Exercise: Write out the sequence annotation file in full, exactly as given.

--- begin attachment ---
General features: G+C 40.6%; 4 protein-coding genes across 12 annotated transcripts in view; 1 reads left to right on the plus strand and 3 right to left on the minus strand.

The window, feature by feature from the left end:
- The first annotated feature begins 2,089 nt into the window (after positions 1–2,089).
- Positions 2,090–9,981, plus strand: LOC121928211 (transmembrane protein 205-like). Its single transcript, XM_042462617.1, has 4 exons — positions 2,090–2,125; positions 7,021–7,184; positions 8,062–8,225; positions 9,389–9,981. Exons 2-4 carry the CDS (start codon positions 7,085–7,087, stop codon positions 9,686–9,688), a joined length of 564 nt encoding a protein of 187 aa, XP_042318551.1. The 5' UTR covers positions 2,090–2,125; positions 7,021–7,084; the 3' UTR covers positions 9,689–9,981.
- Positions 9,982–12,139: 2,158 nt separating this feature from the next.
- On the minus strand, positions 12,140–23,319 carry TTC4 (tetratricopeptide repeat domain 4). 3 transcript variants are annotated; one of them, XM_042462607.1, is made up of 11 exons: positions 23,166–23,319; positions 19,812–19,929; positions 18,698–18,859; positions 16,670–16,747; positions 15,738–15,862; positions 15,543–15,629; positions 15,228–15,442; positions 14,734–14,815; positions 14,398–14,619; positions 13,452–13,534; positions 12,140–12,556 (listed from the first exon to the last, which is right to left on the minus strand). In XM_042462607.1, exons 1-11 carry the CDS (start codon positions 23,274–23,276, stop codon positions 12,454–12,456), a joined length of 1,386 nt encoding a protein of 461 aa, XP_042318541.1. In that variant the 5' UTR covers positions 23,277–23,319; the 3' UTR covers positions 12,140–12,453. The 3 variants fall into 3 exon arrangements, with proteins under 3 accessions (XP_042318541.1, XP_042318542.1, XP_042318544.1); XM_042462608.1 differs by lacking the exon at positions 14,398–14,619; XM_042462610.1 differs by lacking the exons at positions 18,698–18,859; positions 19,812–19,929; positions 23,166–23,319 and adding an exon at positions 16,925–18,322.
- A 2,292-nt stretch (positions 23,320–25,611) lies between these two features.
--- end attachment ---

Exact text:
General features: G+C 40.6%; 4 protein-coding genes across 12 annotated transcripts in view; 1 reads left to right on the plus strand and 3 right to left on the minus strand.

The window, feature by feature from the left end:
- The first annotated feature begins 2,089 nt into the window (after positions 1–2,089).
- Positions 2,090–9,981, plus strand: LOC121928211 (transmembrane protein 205-like). Its single transcript, XM_042462617.1, has 4 exons — positions 2,090–2,125; positions 7,021–7,184; positions 8,062–8,225; positions 9,389–9,981. Exons 2-4 carry the CDS (start codon positions 7,085–7,087, stop codon positions 9,686–9,688), a joined length of 564 nt encoding a protein of 187 aa, XP_042318551.1. The 5' UTR covers positions 2,090–2,125; positions 7,021–7,084; the 3' UTR covers positions 9,689–9,981.
- Positions 9,982–12,139: 2,158 nt separating this feature from the next.
- On the minus strand, positions 12,140–23,319 carry TTC4 (tetratricopeptide repeat domain 4). 3 transcript variants are annotated; one of them, XM_042462607.1, is made up of 11 exons: positions 23,166–23,319; positions 19,812–19,929; positions 18,698–18,859; positions 16,670–16,747; positions 15,738–15,862; positions 15,543–15,629; positions 15,228–15,442; positions 14,734–14,815; positions 14,398–14,619; positions 13,452–13,534; positions 12,140–12,556 (listed from the first exon to the last, which is right to left on the minus strand). In XM_042462607.1, exons 1-11 carry the CDS (start codon positions 23,274–23,276, stop codon positions 12,454–12,456), a joined length of 1,386 nt encoding a protein of 461 aa, XP_042318541.1. In that variant the 5' UTR covers positions 23,277–23,319; the 3' UTR covers positions 12,140–12,453. The 3 variants fall into 3 exon arrangements, with proteins under 3 accessions (XP_042318541.1, XP_042318542.1, XP_042318544.1); XM_042462608.1 differs by lacking the exon at positions 14,398–14,619; XM_042462610.1 differs by lacking the exons at positions 18,698–18,859; positions 19,812–19,929; positions 23,166–23,319 and adding an exon at positions 16,925–18,322.
- A 2,292-nt stretch (positions 23,320–25,611) lies between these two features.